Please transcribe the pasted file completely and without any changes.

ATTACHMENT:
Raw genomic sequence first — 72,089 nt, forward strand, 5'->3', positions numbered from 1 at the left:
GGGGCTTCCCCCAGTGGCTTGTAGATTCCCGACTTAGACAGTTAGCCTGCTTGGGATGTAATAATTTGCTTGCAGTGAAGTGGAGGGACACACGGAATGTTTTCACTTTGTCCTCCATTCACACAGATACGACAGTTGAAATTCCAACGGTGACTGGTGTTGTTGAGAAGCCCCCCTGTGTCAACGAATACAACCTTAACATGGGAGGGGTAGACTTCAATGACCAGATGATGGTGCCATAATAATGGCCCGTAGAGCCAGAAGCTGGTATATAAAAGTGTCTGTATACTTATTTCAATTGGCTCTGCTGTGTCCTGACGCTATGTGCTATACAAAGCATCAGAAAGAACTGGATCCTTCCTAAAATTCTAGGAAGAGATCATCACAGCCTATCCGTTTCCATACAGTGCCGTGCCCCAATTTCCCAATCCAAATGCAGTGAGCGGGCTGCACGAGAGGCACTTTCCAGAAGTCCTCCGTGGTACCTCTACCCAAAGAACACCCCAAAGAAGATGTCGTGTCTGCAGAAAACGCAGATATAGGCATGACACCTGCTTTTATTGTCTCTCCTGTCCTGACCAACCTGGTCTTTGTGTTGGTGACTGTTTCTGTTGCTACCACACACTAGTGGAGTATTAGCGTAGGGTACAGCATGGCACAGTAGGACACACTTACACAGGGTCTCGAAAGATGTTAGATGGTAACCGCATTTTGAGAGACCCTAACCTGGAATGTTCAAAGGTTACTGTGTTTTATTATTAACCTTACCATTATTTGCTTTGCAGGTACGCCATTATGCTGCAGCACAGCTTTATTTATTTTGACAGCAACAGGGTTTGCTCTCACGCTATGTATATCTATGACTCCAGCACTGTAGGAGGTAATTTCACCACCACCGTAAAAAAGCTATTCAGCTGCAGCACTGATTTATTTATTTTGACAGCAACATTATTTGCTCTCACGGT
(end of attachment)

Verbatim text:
Raw genomic sequence first — 72,089 nt, forward strand, 5'->3', positions numbered from 1 at the left:
GGGGCTTCCCCCAGTGGCTTGTAGATTCCCGACTTAGACAGTTAGCCTGCTTGGGATGTAATAATTTGCTTGCAGTGAAGTGGAGGGACACACGGAATGTTTTCACTTTGTCCTCCATTCACACAGATACGACAGTTGAAATTCCAACGGTGACTGGTGTTGTTGAGAAGCCCCCCTGTGTCAACGAATACAACCTTAACATGGGAGGGGTAGACTTCAATGACCAGATGATGGTGCCATAATAATGGCCCGTAGAGCCAGAAGCTGGTATATAAAAGTGTCTGTATACTTATTTCAATTGGCTCTGCTGTGTCCTGACGCTATGTGCTATACAAAGCATCAGAAAGAACTGGATCCTTCCTAAAATTCTAGGAAGAGATCATCACAGCCTATCCGTTTCCATACAGTGCCGTGCCCCAATTTCCCAATCCAAATGCAGTGAGCGGGCTGCACGAGAGGCACTTTCCAGAAGTCCTCCGTGGTACCTCTACCCAAAGAACACCCCAAAGAAGATGTCGTGTCTGCAGAAAACGCAGATATAGGCATGACACCTGCTTTTATTGTCTCTCCTGTCCTGACCAACCTGGTCTTTGTGTTGGTGACTGTTTCTGTTGCTACCACACACTAGTGGAGTATTAGCGTAGGGTACAGCATGGCACAGTAGGACACACTTACACAGGGTCTCGAAAGATGTTAGATGGTAACCGCATTTTGAGAGACCCTAACCTGGAATGTTCAAAGGTTACTGTGTTTTATTATTAACCTTACCATTATTTGCTTTGCAGGTACGCCATTATGCTGCAGCACAGCTTTATTTATTTTGACAGCAACAGGGTTTGCTCTCACGCTATGTATATCTATGACTCCAGCACTGTAGGAGGTAATTTCACCACCACCGTAAAAAAGCTATTCAGCTGCAGCACTGATTTATTTATTTTGACAGCAACATTATTTGCTCTCACGGT